The Winter's Tale
One of Shakespeare's last plays, The Winter's Tale is considered a tragicomedy because of its two part structure—the first three acts contain elements of tragedy, while the pastoral fourth and fifth acts contain elements of comedy. The play is characterized by several improbable events, including Leontes's sudden outburst of jealousy and the amazing restoration of Hermione sixteen years after her apparent death. Modern commentators continue to examine Leontes's behavior, attempting in a variety of ways to account for his seemingly irrational jealousy. Critics also study the play’s religious themes, finding religious implications in Hermione's resurrection. Additionally, scholars continue to analyze the play’s dramatic structure; some find the two-part structure awkward, while others see it as successful and innovative. The play’s transition from tragedy to comedy is also a concern for modern stagings of the play.
It has been argued that Leontes's jealousy—apparently resulting from Hermione's successful coaxing of her husband's childhood friend, Polixenes, to extend his visit in Sicilia—erupts suddenly and without provocation. Although this view is not uncommon among critics and audiences alike, some scholars believe that Leontes's jealousy can be traced to factors present at the beginning of the play. John P. Cutts (1968) contends that Leontes suffers from a “boy eternal” complex, evident from the very start of the play, which causes him to relate to those close to him—including his wife, his son, and his friend—in terms of the past. The critic argues that this complex explains Leontes's apparently sudden onset of jealousy, and finds that when Polixenes responds to Hermione's coaxing instead of his own, Leontes feels an unbearable sense of displacement as well as inadequacy. Similarly, Wilbur Sanders (1987) identifies factors that preface Leontes's jealousy, including the social embarrassment it is likely that both kings feel in discussing the extension of Polixenes's visit. The critic notes that although they were boyhood friends, the two men in all likelihood no longer know each other well since their only encounters for decades has been through their attorneys. Sanders concludes that “Leontes' jealousy is not ‘causeless’, any more than it is justified.”
At the conclusion of The Winter's Tale, Hermione is presented as a statue to the court, then “magically” comes to life and walks down off her pedestal. This apparent resurrection has led some critics to study the religious elements of the play. Walter S. H. Lim (2001) finds both mythic and biblical sources for such a resurrection account, and notes that the animation of Hermione's statue, accompanied by the language of religious belief throughout the scene, reveals conflicting attitudes toward the icon and icon worship in Reformation and Catholic thought. Lim contends that Shakespeare questioned the foundation on which religious claims to truth and knowledge were built by refusing to grant the dogma of either religion the final say on Hermione's resurrection. François Laroque (1982) takes another approach to the play's treatment of religious elements, identifying correlations between the play and the cycles of the year in their pagan, Christian, and folkloric contexts. Laroque finds references to pagan ritual in the first half of the play, and points to seasonal rituals of rebirth in the play's pastoral scenes, as well as various allusions to the English Church year.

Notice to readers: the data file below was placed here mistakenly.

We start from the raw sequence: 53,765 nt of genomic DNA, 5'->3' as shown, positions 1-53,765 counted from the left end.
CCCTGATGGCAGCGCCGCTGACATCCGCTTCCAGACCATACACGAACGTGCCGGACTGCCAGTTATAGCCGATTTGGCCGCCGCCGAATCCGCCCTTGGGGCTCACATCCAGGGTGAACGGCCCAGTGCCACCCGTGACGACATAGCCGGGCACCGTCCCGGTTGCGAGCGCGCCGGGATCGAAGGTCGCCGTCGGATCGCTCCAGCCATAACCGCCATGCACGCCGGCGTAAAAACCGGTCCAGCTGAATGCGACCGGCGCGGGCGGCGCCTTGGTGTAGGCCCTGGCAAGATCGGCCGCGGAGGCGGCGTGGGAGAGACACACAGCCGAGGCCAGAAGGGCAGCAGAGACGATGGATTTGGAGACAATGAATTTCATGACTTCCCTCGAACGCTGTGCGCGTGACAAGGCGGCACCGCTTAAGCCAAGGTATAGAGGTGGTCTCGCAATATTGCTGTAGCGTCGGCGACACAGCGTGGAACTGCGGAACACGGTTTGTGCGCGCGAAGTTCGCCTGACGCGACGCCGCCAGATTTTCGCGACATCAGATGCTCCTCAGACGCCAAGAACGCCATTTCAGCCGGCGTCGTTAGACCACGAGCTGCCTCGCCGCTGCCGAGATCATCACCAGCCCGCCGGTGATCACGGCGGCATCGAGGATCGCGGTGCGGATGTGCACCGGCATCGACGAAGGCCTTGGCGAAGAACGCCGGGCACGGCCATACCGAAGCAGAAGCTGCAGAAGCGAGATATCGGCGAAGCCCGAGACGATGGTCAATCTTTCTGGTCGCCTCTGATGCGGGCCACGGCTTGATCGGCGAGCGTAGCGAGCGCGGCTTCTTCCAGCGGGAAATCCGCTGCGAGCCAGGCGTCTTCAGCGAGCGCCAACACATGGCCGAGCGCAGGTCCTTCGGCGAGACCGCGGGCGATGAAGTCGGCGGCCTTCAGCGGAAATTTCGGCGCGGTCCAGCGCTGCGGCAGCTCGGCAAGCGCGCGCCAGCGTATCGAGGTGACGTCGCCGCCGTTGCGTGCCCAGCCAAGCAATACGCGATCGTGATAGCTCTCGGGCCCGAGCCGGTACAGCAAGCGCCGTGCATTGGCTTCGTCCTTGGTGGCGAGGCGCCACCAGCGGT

The way in which The Winter's Tale combines tragedy and comedy is a source of much critical analyses. Mary Pollingue Nichols (1981) maintains that the genres of tragedy and comedy are not given equal weight in The Winter's Tale. Nichols claims that comedy reigns over tragedy in that the play stresses the individual, rather than the universal nature of the tragic condition. Nichols additionally points out that despite the inequality of the mix, the play does not lose its sense of unity. Theresa M. Krier (see Further Reading) contends the play's tragic and comic elements are deliberately presented as a paradox of two supposedly incompatible genres that in reality exist side by side. Krier also explores the way in which time functions in relation to the two genres, demonstrating that the disparate views of time seen in the two parts of the play are eventually reconciled in the resurrection scene. While Krier believes that the play consists of two genres joined together, Joan Hartwig (see Further Reading) maintains that the that play is less a linkage than a “tragicomic blend.” Hartwig demonstrates how relationships within the play mediate its tragic and comic elements. For example, the relationship between Leontes and Paulina, Hartwig explains, is in part exploited (despite the tragic circumstances) as the stock comic situation of tyrant versus shrew, which allows some sympathy for Leontes so that he may be embraced in the play's comic resolution.
The structure of The Winter's Tale offers a number of challenges to modern stagings of the play. For example, in reviewing the Public Theater's production of the play directed by Brian Kulick, Charles Isherwood (2000) observes that the production, while smoothly staged and relatively competent, did not completely succeed in handling the play's transition from tragedy to pastoral comedy. Isherwood additionally finds fault with the performances of the actors playing the parts of Leontes and Perdita. Similarly, Matt Wolf (2001) finds that the successfully staged second half of the Royal National Theater's production of The Winter's Tale, directed by Nicholas Hytner, did not compensate fully for the lackluster beginning.